So Derrick Rose once flashed gang signs in a smoky room. With his apology, it's now, officially, a "controversy," a term of art allowing media-types to avoid saying what the story's really about, which is essentially this: scary black people.
First of all, here's Rose's apology:
This photo of me was taken at a party I attended in Memphis while I was in school there, and was meant as a joke . . . a bad one, I now admit. I want to emphatically state, now and forever, that Derrick Rose is anti-gang, anti-drug, and anti-violence. I am not, nor have I ever been, affiliated with any gang and I can't speak loudly enough against gang violence, and the things that gangs represent.
In posing for this picture, I am guilty of being young, naive and of using extremely poor judgment. I sincerely apologize to all my fans for my mistake. I pride myself on being a good citizen, and role model, that young people can look up to and I want to urge all my young fans to stay away from gangs and gang-related activities.
Did anyone out there actually think Derrick Rose was or is in a gang? Or that he's some sort of Gangster Disciples emissary because he once threw their sign in front of a camera and because he's from ... the South Side? That he's endorsing a lifestyle? With a white player, it should go without saying, this would all be chalked up to nothing more sinister than youthful indiscretion. With Rose, however, some jittery people seemed to think there was cause for concern:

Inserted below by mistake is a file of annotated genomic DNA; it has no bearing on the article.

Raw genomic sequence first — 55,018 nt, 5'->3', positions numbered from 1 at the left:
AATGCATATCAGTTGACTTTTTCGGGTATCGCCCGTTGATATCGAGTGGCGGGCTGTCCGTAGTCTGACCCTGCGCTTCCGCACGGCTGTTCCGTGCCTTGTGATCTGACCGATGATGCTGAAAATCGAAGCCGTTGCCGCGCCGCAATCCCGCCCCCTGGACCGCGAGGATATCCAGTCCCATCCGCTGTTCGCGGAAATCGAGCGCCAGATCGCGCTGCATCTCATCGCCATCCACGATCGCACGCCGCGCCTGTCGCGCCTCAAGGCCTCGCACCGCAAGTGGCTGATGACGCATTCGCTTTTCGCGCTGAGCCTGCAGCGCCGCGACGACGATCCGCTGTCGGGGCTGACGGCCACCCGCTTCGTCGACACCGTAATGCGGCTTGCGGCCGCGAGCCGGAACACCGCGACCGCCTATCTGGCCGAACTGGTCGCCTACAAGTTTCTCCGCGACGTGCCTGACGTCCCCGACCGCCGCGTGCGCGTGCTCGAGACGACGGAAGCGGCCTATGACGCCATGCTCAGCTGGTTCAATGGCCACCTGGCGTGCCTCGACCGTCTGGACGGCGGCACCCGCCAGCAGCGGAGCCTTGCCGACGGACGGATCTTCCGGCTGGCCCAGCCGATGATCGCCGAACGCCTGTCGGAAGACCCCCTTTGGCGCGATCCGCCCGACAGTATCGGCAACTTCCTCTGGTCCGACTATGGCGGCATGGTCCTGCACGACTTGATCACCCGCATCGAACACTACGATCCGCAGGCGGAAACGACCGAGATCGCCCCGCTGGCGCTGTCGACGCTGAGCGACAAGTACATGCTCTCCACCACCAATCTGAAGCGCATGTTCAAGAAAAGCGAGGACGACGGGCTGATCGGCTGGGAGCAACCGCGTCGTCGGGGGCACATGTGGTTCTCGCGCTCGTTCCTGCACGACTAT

There's not really a lot to comment on this picture, other than it looks like there is a lot of smoke in that room, and to say that I hope that Rose isn't down with the gang lifestyle.
It's common knowledge that there's a very big gang structure in Chicago, particularly on the South Side where Rose grew up. ... Chicago and it's surrounding areas are a hotbed of gang activity. It's a huge, huge city, so that sort of thing happens. But it's also a circumstance of his upbringing that Rose would be associated at all with this sort of thing. It's scary and dangerous that Rose could at all be indebted to Chicago gangs, if it's true. But it's also a fact of his life that he really didn't have much choice.
It's also common knowledge that the South Side is home to a large black middle class and in many ways wouldn't be all that alien to anyone who grew up in, say, suburban Maryland, so let's please stop talking about the area as some lawless, monolithic Dodge City of the Midway. Gangs, however, have always had a special purchase on Americans' fears, and people prone to exoticizing them seem to suddenly forget they're woven into the fabric of certain neighborhoods — like the Englewood neighborhood where Rose was raised. That they are is an unfortunate state of affairs. But that Rose might show some familiarity with the culture of the place where he lived for nearly two decades shouldn't be shocking or scary.
Chicago Bulls' Derrick Rose responds to photo controversy [Chicago Tribune]